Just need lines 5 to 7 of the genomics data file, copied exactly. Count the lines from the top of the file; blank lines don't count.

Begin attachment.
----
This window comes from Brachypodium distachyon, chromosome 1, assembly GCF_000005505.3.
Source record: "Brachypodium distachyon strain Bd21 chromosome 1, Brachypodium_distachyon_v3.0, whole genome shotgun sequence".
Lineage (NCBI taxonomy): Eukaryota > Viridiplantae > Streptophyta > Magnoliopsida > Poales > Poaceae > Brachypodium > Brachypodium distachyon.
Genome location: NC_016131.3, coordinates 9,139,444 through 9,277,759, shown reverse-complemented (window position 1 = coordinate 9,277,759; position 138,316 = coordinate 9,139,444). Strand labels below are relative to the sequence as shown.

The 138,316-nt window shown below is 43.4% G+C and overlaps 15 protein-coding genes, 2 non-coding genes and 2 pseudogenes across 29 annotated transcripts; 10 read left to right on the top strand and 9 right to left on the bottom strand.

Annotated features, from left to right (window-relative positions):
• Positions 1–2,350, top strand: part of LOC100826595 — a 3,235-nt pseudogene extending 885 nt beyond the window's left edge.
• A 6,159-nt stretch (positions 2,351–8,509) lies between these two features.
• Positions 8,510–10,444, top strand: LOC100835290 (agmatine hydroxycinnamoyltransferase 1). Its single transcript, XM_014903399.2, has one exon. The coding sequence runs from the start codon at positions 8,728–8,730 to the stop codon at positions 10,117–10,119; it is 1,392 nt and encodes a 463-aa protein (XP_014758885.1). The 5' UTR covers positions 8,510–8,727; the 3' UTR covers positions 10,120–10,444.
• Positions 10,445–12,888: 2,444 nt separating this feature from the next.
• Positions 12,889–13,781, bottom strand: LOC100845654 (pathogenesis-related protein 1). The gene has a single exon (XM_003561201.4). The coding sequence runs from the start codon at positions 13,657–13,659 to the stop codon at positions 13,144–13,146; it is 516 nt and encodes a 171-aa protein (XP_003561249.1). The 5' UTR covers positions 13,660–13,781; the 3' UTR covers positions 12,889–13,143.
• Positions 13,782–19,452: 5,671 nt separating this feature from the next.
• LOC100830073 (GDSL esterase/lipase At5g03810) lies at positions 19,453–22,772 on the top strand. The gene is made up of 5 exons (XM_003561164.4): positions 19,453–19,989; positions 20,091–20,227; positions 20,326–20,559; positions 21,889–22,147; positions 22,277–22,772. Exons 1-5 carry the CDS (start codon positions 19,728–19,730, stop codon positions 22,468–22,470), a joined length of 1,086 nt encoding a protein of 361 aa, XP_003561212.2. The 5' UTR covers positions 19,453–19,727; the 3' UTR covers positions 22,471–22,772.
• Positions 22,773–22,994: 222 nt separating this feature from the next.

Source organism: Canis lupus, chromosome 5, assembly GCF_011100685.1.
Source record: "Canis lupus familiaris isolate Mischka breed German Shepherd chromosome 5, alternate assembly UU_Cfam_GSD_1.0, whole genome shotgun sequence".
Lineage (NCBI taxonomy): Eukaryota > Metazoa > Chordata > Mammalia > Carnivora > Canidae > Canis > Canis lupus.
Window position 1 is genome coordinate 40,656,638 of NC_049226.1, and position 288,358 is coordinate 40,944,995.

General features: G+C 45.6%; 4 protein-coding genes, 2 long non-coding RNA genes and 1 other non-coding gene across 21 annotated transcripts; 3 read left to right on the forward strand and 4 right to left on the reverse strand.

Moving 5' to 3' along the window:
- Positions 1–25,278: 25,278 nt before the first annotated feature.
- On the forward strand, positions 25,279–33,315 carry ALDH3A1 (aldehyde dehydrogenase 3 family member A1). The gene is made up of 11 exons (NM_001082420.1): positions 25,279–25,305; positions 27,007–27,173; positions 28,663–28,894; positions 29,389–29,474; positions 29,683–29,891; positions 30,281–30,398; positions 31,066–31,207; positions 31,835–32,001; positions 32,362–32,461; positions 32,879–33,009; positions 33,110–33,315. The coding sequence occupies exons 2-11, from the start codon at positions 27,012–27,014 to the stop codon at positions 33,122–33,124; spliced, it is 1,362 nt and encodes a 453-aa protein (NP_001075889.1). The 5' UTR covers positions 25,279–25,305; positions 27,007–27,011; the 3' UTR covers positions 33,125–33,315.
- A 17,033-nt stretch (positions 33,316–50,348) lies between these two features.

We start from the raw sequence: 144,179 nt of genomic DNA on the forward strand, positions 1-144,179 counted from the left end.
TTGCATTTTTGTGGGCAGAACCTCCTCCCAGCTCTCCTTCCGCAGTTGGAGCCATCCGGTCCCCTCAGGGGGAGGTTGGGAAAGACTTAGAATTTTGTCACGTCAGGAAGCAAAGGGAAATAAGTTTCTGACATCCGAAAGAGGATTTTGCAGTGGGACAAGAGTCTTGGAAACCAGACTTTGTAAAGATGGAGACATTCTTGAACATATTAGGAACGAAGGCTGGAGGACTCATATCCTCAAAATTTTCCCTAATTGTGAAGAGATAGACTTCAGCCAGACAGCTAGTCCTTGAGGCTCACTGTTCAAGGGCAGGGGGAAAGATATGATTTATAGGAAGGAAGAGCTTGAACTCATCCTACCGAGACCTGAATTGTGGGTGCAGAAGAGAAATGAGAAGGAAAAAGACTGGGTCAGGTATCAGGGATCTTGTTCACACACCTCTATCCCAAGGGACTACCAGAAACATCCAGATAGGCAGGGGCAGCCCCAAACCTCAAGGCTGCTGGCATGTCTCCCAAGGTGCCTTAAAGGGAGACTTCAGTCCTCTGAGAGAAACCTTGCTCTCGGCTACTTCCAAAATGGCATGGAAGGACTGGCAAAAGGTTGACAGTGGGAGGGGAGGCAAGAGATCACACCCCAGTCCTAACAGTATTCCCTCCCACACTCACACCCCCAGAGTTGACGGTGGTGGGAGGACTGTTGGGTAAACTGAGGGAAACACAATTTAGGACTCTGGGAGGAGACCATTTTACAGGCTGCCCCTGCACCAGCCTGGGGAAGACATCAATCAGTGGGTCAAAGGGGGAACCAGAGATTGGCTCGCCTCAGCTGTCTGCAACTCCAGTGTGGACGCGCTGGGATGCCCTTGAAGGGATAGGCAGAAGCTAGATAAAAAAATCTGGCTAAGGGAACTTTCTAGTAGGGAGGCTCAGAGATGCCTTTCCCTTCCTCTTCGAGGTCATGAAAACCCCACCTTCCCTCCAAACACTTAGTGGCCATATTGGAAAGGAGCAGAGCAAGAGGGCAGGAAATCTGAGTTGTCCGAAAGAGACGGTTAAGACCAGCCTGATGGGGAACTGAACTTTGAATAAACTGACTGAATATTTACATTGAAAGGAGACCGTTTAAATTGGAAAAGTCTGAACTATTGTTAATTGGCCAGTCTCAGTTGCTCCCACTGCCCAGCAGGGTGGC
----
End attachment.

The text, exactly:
The 138,316-nt window shown below is 43.4% G+C and overlaps 15 protein-coding genes, 2 non-coding genes and 2 pseudogenes across 29 annotated transcripts; 10 read left to right on the top strand and 9 right to left on the bottom strand.

Annotated features, from left to right (window-relative positions):
• Positions 1–2,350, top strand: part of LOC100826595 — a 3,235-nt pseudogene extending 885 nt beyond the window's left edge.